To correctly determine the range of a thermal imaging camera requires some sophisticated modeling. There are many variables to consider including the type of thermal imaging camera you are using, the type of lens you are using, the nature and size of the object you want to detect, the atmospheric conditions and the very definition of what it means to “see” a target.
“Seeing” an object - To define what is meant by “seeing a target”, the so-called Johnson’s criteria can be used. John Johnson, a Night Vision & Electronic Sensors Directorate scientist, developed criteria that relate to the effective range of infrared cameras. Although developed for the military (hence the use of the term “target” to refer to the object of interest), the Johnson criteria are widely used in the commercial marketplace to characterize thermal imaging systems. According to these criteria a distinction needs to be made between degrees of “seeing” a target:
In order to detect if an object is present or not, its critical dimension needs to be covered by 1.5 or more pixels. 1.5 pixels in a staring array is equivalent to 0.75 “cycles”, which is the unit of system resolution originally used in Johnson’s definition.
Recognizing an object is defined as seeing what type of object it is. It means being able to make the distinction between a person, a car, a truck or any other object. In order to recognize an object it needs to be subtended by at least 6 pixels across its critical dimension.
This term is often used in the military sense of the word, which means seeing if someone is “friend or foe”. In order to do this, the critical dimension of the object in question needs to be subtended by at least 12 pixels."
All of the above data are obtained with a probability of 50%, that is, just finding the target, and the contrast between the target and the background is 1. As can be seen from the Johnson criterion above, how far a set of infrared thermal imagers can see is determined by the target size, lens focal length, detector performance and other factors.
Factors that determine the detection distance：
1. Focal length
The most important factor that determines the detection distance of thermal imager is the focal length of lens. The focal length of the lens directly determines the size of the target image, i.e. the number of pixels in the focal plane. Usually this is using the spatial resolution (IFOV), It represents the Angle at which each pixel opens in physical space, also is the minimum Angle system can distinguish, generally calculated by the ratio of the pixel size (d) and the focal length (f), namely: IFOV = d/f.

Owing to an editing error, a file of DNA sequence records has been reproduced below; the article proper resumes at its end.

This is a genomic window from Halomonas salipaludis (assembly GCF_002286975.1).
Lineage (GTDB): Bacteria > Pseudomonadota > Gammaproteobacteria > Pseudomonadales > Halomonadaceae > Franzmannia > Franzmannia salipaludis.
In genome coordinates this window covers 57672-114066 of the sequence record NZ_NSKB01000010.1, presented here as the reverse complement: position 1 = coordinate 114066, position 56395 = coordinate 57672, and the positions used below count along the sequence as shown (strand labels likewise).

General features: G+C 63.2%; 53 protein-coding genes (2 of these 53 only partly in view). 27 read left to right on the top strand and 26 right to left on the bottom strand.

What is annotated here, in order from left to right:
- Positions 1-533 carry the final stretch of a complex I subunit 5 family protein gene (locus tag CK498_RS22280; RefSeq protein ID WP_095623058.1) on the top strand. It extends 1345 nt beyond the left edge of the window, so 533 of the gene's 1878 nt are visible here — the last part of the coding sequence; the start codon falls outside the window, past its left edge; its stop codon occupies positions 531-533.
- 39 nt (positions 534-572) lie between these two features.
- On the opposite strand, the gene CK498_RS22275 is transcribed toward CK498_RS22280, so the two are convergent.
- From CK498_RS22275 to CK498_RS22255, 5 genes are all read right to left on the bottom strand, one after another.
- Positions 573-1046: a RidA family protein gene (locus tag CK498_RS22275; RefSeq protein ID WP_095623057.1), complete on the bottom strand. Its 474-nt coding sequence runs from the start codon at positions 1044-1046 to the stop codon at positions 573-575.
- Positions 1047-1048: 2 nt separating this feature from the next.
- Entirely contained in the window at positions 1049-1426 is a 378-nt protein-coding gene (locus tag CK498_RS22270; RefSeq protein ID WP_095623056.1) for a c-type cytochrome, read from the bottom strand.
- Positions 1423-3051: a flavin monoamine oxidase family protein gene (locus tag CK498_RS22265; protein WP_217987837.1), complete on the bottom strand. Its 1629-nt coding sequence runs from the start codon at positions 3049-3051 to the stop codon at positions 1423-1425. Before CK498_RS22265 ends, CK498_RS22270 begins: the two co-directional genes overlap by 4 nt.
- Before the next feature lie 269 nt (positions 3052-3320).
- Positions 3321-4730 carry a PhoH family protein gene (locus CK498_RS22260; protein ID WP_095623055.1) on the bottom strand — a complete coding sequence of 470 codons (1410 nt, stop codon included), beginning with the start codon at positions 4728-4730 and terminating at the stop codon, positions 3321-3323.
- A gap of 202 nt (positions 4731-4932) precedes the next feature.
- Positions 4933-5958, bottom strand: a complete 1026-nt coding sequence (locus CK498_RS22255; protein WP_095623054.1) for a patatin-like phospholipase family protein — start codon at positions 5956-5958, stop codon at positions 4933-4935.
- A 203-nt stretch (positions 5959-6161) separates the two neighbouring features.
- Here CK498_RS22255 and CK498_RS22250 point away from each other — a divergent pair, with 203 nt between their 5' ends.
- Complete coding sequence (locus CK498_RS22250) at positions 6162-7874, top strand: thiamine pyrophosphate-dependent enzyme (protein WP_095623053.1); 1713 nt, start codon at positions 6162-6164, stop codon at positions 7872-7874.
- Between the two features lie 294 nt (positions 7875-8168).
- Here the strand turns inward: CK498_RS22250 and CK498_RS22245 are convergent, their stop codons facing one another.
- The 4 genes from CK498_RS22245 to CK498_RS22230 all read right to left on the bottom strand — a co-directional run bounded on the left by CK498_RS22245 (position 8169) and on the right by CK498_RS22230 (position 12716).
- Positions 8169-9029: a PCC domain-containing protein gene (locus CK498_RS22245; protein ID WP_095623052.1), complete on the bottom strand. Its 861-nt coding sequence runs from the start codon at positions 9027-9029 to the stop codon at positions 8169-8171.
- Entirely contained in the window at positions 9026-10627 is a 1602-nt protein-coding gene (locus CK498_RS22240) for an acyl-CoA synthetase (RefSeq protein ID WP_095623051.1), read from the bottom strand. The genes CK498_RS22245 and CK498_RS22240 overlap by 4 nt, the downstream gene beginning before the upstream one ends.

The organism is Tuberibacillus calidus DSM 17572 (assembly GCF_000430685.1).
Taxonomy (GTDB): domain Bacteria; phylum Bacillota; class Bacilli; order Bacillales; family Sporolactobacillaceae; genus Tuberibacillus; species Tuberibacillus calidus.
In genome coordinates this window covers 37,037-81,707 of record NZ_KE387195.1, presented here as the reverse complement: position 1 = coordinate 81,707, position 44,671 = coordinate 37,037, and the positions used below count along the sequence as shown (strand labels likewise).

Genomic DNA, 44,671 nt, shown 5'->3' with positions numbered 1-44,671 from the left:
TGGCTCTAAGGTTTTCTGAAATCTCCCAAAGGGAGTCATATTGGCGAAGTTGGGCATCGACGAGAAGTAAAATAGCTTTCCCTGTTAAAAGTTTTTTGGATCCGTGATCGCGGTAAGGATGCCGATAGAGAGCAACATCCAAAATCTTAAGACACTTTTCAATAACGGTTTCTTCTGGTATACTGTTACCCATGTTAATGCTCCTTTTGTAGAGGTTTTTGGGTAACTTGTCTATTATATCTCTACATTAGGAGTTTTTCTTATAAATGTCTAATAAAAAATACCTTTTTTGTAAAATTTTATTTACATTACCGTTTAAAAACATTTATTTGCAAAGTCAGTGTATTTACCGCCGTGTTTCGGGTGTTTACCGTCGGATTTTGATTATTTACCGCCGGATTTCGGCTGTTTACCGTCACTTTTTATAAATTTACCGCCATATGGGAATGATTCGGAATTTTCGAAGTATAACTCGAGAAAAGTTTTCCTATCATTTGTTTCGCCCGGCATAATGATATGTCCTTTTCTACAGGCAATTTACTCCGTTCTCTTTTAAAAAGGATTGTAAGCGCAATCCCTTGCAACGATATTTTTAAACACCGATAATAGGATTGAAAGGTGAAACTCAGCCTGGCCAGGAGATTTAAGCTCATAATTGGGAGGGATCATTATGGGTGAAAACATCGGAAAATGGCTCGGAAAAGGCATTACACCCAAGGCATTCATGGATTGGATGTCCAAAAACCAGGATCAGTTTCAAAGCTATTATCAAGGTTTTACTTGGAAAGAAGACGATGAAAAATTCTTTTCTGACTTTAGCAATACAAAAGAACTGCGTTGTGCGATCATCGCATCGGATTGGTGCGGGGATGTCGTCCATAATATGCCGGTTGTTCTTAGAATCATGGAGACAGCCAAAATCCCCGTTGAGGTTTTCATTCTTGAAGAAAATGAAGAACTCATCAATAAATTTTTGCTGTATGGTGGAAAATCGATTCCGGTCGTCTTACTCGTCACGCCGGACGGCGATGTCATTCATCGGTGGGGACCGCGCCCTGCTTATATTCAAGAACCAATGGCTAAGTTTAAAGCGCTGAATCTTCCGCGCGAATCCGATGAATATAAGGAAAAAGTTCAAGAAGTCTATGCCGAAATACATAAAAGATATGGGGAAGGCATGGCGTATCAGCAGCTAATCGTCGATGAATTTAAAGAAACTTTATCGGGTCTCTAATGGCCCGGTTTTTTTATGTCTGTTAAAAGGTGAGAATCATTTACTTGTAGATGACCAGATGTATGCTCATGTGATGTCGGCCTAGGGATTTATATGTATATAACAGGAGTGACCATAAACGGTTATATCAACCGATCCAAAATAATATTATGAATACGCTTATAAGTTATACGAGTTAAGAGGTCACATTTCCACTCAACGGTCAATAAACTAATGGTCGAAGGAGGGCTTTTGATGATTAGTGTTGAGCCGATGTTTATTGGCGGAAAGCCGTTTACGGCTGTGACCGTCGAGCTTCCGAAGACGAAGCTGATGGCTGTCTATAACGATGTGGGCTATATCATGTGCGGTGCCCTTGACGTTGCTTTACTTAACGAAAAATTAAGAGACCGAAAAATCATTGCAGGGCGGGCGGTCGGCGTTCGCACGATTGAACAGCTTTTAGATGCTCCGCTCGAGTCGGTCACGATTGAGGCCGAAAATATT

The image formed by each target in the focal plane takes up several pixels, which can be calculated by the target size, the distance between the target and the thermal imager, and the spatial resolution (IFOV). The ratio between the target size (D) and the distance between the target and the thermal imager (L) is the span Angle of the target, and the number of pixels occupied by the image is obtained by dividing the span Angle of the target with IFOV, i.e., n=(D/L)/IFOV=(Df)/(Ld). It can be seen from this that the bigger the focal length, the more pixels the target occupies. According to Johnson's criteria, the detection distance is farther. On the other hand, the bigger the focal length, the smaller the field of view, and the higher the cost.
Here's an example. The pixel size of the focal plane of the thermal imager is 38μm, and with 100mm focal length lens, the spatial resolution IFOV is 1.38mrad. If the target is 2.3 miles away, the span Angle of the target is 2.3mrad, and the image of the target takes up 2.3/0.38=6 pixels. According to Johnson's criteria, the recognition level is reached.
2. Performance of detector
The focal length of lens determines the detection distance of thermal imager theoretically. Another factor that plays an important role in practical application is the detector performance. The focal length of the lens only determines the size of the image, the number of pixels occupied, and the detector performance determines the image quality, such as the degree of blur, signal-to-noise ratio, etc. The detector performance can be analyzed from the aspects of pixel size, thermal sensitivity and signal processing.
The smaller the pixel size is, the smaller the spatial resolution (IFOV) is. As can be seen from the previous discussion, the larger the detection distance is. A typical example is the FLIR uncooled thermal imager Photon320 pixel size is 38 μm, Photon640 pixel size is 25 μm, with 100 mm lens, observations of 2.3 m target, according to the Johnson’s criteria, the recognition distance is 1 km, 1.5 km respectively.
The detector’s thermal sensitivity and signal processing determine the image sharpness. If the thermal sensitivity and signal processing ability of the detector are not good, then the image formed is fuzzy and cannot be recognized. As a result, some thermal detector sensitivity is not high, increase the lens aperture method is taken to improve the effect of image, this not only increased the cost, but also increased the use of inconvenience.
3. atmospheric environment
Although the thermal radiation has a better atmospheric penetration than visible light, but the atmospheric absorption, heat dissipation have a certain impact on the thermal imager imaging, especially the fog and rain weather environment, which affect the detection range of thermal imager.
Above all, “how far a thermal imager can see” is a question hard to say, it is influenced by several aspects: the detector, lens, target, the atmospheric environment and other objective factors and the common man's subjective factors.
Computational formula :
n = (D/L)IFOV=(Df)/(Ld)=[Target size(D)*Focal length(f)]/[Detection distance(L)*Pixel size(d)]
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